The responsibilities and requirements or qualifications sections are usually the core of the job ad. Recruiters spend time identifying the main qualifications needed. They map out existing skills in the team to find out if one or more skills are lacking. A new employee could very likely bring missing skills to the company or the team. Therefore, recruiters spend time making sure that the job ad reveals what to expect from the job. The company wants to attract the right person with the right skills, - someone who will be happy in the job and hopefully stay in the company for a longer period of time.
Recruiters communicate this to you by use of keywords in the job ad. Now it is your job to help the recruiter understand that you have the right qualifications, by doing the following:
- Identify the key requirements – the necessary skills – and respond to them carefully.
You might want to list the requirements into two groups: hard and soft skills.
Hard skills are teachable and measurable abilities that are easy to quantify such as your degree or certificate, machine operating or the ability to use computer programs. In Denmark, recruiters expect you to start with mentioning the hard skills. E.g. if you are an engineer, you will want to mention that as soon as possible.
After you have mentioned the hard skills, you can focus on the soft skills.
Soft skills are subjective skills that are hard to quantify. They are also known as people skills or interpersonal skills. Soft skills are the traits that mark who you are as a colleague or employee such as communication skills, team work ability or your role as a team leader.
Please note: in your cover letter, recruiters expect you to not just mention the skills. Instead, you are meant to demonstrate that you possess a skill by sharing examples of when you used it.
- If you start your CV with a Personal profile, or a Summary, remember to state your primary professional skills (hard skills) in the first sentence. Recruiters scan this section to find out if you match the job –recruiters use approximately 20 seconds for this initial scan. Therefore, you can help the recruiter by listing your primary skills first. One example could be “Engineer with five years of experience in wind turbines …”.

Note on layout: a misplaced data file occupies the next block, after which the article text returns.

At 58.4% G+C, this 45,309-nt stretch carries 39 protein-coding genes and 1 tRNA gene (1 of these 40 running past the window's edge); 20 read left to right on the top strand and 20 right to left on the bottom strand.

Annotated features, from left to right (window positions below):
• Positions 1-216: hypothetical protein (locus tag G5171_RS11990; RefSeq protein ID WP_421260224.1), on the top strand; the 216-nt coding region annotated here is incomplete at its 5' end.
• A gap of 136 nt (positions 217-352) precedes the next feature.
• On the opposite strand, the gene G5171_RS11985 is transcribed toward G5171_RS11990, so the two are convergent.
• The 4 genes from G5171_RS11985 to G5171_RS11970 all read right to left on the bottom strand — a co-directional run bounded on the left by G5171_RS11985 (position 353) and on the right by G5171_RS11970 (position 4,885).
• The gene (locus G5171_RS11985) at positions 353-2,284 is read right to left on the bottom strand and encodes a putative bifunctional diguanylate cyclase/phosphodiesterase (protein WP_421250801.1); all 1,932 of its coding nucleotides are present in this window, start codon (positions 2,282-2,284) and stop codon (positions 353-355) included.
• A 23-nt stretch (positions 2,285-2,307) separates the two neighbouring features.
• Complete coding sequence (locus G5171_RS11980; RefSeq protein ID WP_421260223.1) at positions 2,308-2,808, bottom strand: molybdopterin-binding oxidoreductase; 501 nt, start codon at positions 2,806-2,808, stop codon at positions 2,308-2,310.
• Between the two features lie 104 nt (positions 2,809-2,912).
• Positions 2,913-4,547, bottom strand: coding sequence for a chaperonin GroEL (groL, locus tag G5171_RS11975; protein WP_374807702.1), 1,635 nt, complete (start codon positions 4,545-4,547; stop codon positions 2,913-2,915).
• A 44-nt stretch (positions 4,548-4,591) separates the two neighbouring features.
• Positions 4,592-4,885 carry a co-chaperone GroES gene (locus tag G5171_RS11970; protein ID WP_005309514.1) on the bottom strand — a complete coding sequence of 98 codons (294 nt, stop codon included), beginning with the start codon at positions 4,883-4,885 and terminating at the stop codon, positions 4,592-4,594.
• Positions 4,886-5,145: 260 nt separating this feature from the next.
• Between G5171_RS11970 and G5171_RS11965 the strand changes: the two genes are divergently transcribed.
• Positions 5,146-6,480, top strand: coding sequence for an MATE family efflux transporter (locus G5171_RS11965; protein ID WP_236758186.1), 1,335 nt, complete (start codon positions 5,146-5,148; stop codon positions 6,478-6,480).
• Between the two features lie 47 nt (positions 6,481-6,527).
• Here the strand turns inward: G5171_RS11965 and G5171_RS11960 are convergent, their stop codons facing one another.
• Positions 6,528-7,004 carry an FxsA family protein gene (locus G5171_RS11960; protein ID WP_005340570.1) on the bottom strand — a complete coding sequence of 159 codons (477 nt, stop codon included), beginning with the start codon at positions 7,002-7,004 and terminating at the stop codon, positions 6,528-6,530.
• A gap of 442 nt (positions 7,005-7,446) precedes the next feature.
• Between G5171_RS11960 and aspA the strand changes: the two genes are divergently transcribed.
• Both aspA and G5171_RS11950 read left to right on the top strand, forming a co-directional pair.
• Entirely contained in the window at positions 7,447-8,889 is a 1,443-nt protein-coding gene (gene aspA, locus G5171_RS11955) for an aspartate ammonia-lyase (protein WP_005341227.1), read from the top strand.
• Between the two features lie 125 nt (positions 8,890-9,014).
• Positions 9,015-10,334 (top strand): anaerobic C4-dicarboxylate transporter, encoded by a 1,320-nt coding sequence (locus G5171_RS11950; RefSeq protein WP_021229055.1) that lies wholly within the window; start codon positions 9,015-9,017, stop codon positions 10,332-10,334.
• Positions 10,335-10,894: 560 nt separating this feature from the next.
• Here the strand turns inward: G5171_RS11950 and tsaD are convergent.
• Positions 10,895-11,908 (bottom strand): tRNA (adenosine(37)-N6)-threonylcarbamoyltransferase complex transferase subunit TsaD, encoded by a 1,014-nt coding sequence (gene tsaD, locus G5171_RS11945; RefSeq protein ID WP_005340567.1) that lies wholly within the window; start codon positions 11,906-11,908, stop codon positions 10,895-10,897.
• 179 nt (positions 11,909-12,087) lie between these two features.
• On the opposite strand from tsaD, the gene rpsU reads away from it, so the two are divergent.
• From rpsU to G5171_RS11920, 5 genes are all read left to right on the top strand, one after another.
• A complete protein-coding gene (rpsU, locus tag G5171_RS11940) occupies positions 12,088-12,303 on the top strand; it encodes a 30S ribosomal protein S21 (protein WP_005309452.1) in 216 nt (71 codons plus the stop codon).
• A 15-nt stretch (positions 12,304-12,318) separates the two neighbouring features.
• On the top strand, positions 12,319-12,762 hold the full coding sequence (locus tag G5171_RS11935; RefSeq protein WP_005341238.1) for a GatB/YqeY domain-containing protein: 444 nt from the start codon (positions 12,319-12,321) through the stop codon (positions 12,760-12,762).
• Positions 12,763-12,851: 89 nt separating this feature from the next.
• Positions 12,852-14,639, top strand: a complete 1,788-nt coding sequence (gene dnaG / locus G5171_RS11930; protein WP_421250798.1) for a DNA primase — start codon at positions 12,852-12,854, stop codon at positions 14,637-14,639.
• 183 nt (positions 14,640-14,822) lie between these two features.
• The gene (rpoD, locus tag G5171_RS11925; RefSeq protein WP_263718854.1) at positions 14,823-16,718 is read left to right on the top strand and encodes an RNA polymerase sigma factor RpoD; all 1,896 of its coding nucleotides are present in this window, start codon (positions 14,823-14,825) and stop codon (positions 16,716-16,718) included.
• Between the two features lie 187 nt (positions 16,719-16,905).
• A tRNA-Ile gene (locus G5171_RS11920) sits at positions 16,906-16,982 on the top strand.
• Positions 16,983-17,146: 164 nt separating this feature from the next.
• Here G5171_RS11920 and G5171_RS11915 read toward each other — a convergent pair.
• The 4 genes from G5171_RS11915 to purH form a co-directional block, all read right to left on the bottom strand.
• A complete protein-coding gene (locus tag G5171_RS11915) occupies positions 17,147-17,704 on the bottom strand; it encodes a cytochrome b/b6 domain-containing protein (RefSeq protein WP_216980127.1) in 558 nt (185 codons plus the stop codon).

Please note - if you start by listing your aspirations or career goals, Danish recruiters might interpret this as a lack of professional skills – otherwise you would have stated these immediately.
It is OK if you do not meet all of the qualifications listed in the job ad. If you meet just some of the qualifications, you can still apply for the job, provided that you can convince the reader that you match these completely. Ideally, you should demonstrate this by using specific examples from your previous work experience.
It will be worth your while to mention and identify comparable or transferable skills or experiences. For example, if the job requires R programming skills, you can state that you are proficient in Python and by knowing this you will quickly be able to learn.
- Remember to include your motivation in your cover letter. Generally speaking, Danish employers believe that if you like your job and if you feel happy when at work, you will perform better. Try to think about these questions:
• Why are you applying for this specific job? If you can state that you really like working with certain tasks, please do so.
• Why do you think you are a good match to the job?
• Why do you want to work for this particular company?
Remember: Do not focus on what you can gain from being hired, but what the company can gain from hiring you.
Try to put yourself in the shoes of the recruiter. Do you match the key elements of the job? Is it easy for the recruiter to see how you match the requirements? Have you explained your motivation for applying for the job? If you can answer yes to these three questions, you are well on your way